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The Lady or the Tiger

Michael Richmond and Jeremy Paul, music by Nola York, from a Story by Frank Stockton
Orange Tree Theatre, Richmond
(2010)

Production photo

Faced with losing your lover, either to certain death by a ferocious tiger or to marry another with whom you cannot compete, what would you do? Drawing on Frank Stockton's 1882 tale of the famous conundrum that faces a princess, in a 'semi-barbaric kingdom', The Lady or The Tiger returns to the Orange Tree after originally having premiered here in 1975, before transferring to the West End.

Filled with musical numbers penned by Nola York, of The Chantelles fame (which will no doubt mean more to the older generations of readers than younger), four actors play the Prime Minister, the Princess, the King and the Hero. In this semi-barbaric kingdom the 25 year old Princess (Riona O Connor) is dying to grow up, but her despotic father (Howard Samuels) is more interested in arranging sadistic games for his quaking subjects, while his Prime Minister (Andrew C Wadsworth) fawns on his every whim. In walks 'a guy with a guitar' and after a little rolling around in the grass, the Princess is one blossoming lady.

Connor plays the Princess with perfect pitch, throwing away her childish toys and transforming into a sultry songstress with great joie de vivre. Samuels is spoilt, petulant and self-obsessed like any good fairy-tale king should be, and Wadsworth, stepping in and out of the action by stopping it with a whistle, is suitably incompetent and sycophantic. With minimum set (a wooden chest) and two talented 'court musicians' (Greg Last and Tom Sellwood) the scene is set for a heart-wrenching classical tale of torn lovers and tyrannical leaders.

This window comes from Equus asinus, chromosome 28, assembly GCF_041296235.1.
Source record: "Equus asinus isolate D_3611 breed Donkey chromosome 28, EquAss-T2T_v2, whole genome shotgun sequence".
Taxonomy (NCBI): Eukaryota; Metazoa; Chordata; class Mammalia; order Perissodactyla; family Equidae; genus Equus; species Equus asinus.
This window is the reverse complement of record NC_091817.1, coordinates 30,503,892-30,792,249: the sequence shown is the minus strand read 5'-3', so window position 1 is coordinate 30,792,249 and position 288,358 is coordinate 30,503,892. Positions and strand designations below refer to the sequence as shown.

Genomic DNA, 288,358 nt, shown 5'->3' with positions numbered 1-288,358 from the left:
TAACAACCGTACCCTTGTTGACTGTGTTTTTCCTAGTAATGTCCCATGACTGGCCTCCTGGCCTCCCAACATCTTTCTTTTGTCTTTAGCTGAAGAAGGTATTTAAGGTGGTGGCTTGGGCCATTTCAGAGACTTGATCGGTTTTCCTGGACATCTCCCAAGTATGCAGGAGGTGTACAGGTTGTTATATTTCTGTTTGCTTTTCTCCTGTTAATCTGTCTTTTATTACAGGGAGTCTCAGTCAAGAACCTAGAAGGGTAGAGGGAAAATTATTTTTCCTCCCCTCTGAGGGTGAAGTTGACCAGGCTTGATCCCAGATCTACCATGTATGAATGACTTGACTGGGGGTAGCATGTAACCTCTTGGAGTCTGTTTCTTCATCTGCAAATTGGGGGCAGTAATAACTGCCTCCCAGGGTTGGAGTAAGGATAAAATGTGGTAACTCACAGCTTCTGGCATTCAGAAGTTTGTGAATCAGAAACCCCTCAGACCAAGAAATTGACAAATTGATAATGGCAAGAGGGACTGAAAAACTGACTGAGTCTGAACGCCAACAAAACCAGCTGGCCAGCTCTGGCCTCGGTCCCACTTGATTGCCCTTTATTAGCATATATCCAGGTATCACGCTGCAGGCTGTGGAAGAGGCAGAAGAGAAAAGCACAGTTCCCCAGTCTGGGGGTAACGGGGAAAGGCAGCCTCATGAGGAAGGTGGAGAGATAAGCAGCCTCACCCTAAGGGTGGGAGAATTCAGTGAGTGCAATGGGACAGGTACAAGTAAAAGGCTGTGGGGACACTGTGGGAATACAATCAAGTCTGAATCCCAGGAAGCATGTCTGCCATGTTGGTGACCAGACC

Is this delivered? Unfortunately, like the yearning Princess, this feels like a musical that has yet to mature. While the writing was probably racy in the seventies, it now feels childish and unsophisticated. The rhymes are immature, and while the numbers are lively enough, nothing really hits home. It certainly works like a pantomime in performance, with audience participation, cross-dressing and a song sheet, but the laughs are weak, and the love-story unaffecting. While Eke Chukwu does his best as the lovable, laid-back, strumming Hero, ultimately his presence works like a man from noughties walking into a tired show from the seventies and he is out of place.

The cast can only be commended for their valiant efforts with this dated piece, and they certainly make the most of it (notably Samuels going swimming, and Connor getting sexy) but this piece is either for a bygone day or in need of serious updating. On the night of attendance the average audience age was certainly over sixty and perhaps it'll provide those of such a mature outlook with the pleasure of nostalgia but today's younger audience are going to be little if pleasantly entertained but ultimately dissatisfied.

Reviewer: Sacha Voit